The movie has its merits though and showed the Alien franchise could do horror in various shades of gray (or bronze). It also tied Ripley’s character into a larger-than-life battle with the Xenomorphs. In the original she was a bystander, in the second she was a survivor. In the end, she would become a nemesis of an entire species, her existence and fate entwined with the Aliens. She was no longer just a genre protagonist but a bona fide science-fiction legend, her hairless visage as synonymous with the franchise as the eponymous creatures themselves.

Jean-Pierre Jeunet

Alien Resurrection movie poster

French filmmaker Jean-Pierre Jeunet had already directed the post-apocalyptic black comedy Delicatessen and dark fantasy The City of Lost Children before taking on the fourth movie in the franchise, Alien: Resurrection. His following film, Amélie, made him more of a household name, and further proved his talent with cinematography built around CGI, then coming of age.

All of these personal touches came together for an offbeat sequel that never quite felt comfortable in its own skin. Like Alien, it was set aboard a doomed spaceship, like Aliens, it had futuristic marines facing off against a multitude of Xenomorphs and their queen. Ripley’s larger-than-life status was the core of the movie, with her clone being resurrected two hundred years after Alien 3 to battle the creatures. She was surrounded by oddball characters, including Jeunet regulars Ron Perlman and Dominique Pinon. Jeunet’s fun sense of quirk best came out in the interplay between Ripley and these characters, and are arguably the strongest element of the film.

Alien: Resurrection was released in 1997, right before The Matrix and Hollywood’s CGI revolution. Jeunet’s skills behind the camera and a script by Joss Whedon struggled to do something new with the franchise, but compared to similar fare of the pre-Matrix 90s, A:R looks beautiful and is dynamically shot. At it’s worst, it’s a generic space action movie with the skin of the Alien franchise, a trait that continued as Hollywood started taking less risks and digging their franchise heels in at the turn of the century. The following two films in the series would continue that trend, and without someone as skilled as Jeunet, they would sink where Resurrection managed to at least keep its head above water.

Paul W.S. Anderson

Alien vs Predator poster

Alien vs. Predator was a departure for the series in more ways than its additional extraterrestrial species. It’s also the first film in the franchise with a PG-13 rating, limiting the film’s violence, which in capable hands is not just a tool but part of the series’ foundation.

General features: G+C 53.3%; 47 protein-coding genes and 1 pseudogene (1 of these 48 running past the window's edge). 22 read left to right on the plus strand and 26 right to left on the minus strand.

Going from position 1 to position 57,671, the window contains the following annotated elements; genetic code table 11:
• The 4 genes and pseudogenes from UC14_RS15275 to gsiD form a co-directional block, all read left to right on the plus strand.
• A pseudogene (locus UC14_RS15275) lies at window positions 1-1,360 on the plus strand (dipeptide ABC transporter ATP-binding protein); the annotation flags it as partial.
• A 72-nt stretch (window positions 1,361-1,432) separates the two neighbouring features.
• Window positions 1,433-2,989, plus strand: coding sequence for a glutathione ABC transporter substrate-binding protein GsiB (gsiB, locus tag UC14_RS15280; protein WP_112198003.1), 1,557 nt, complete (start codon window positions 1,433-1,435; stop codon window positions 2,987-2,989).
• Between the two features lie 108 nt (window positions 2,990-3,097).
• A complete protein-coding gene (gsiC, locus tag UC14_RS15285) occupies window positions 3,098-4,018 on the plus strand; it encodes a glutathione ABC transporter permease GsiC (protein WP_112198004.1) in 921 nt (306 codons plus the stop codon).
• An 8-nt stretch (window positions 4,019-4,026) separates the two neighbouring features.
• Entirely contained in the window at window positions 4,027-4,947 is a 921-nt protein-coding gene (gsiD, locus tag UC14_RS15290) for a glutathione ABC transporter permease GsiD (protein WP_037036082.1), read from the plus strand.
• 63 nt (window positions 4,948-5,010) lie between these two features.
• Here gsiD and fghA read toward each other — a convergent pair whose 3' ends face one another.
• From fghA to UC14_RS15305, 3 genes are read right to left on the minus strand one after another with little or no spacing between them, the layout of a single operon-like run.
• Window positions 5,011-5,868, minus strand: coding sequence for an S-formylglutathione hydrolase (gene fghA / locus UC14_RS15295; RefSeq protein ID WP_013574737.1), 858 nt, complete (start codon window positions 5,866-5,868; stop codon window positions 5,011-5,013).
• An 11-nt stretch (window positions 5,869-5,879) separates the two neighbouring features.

The PG-13 is one result of Hollywood’s twenty-first century movement to bring in as many viewers as possible. With ever-expanding budgets, it’s become paramount for films to make more money, which has led to duller, more mainstream-oriented fare and a dependency on recognizable names. Aliens had been fighting Predators for over a decade in other media—it was only in the 2000s that Hollywood felt the need to combine the two trademark properties.

While both the original Alien and Predator movies were slow-burns with its monsters picking off the cast one by one, AvP is a loud action film that is more interested in hitting its plot points fast enough to keep teenagers interested than it is in developing character or creating any sort of commentary or subtext. Far enough from the original, AvP also loses itself in nostalgia by beating the audience over the head with callbacks to the previous films rather than using them to season an original take on the mythology.

Of all the directors, Paul W.S. Anderson was the most experienced when he got behind the camera, having already made blockbusters like Mortal Kombat, Event Horizon and Resident Evil. While the previous Alien films all took chances with relatively unknown auteurs, it was a sign of the times that the franchise was placed in the hands of someone more workhorse than artist.

What could have been an exciting crossover with new things to say and new ways to say it, Alien vs. Predator continued the downward slope of the franchise by being just another dumb action flick.

The Brothers Strause

Aliens vs. Predator Requiem

Colin and Greg Strause were untested filmmakers with a respected expertise in special effects when they took on the follow-up crossover, Aliens vs. Predator: Requiem. The ho-hum response to the original AvP was strong enough for the studio to take a little more risk with the film, also allowing again for an R rating.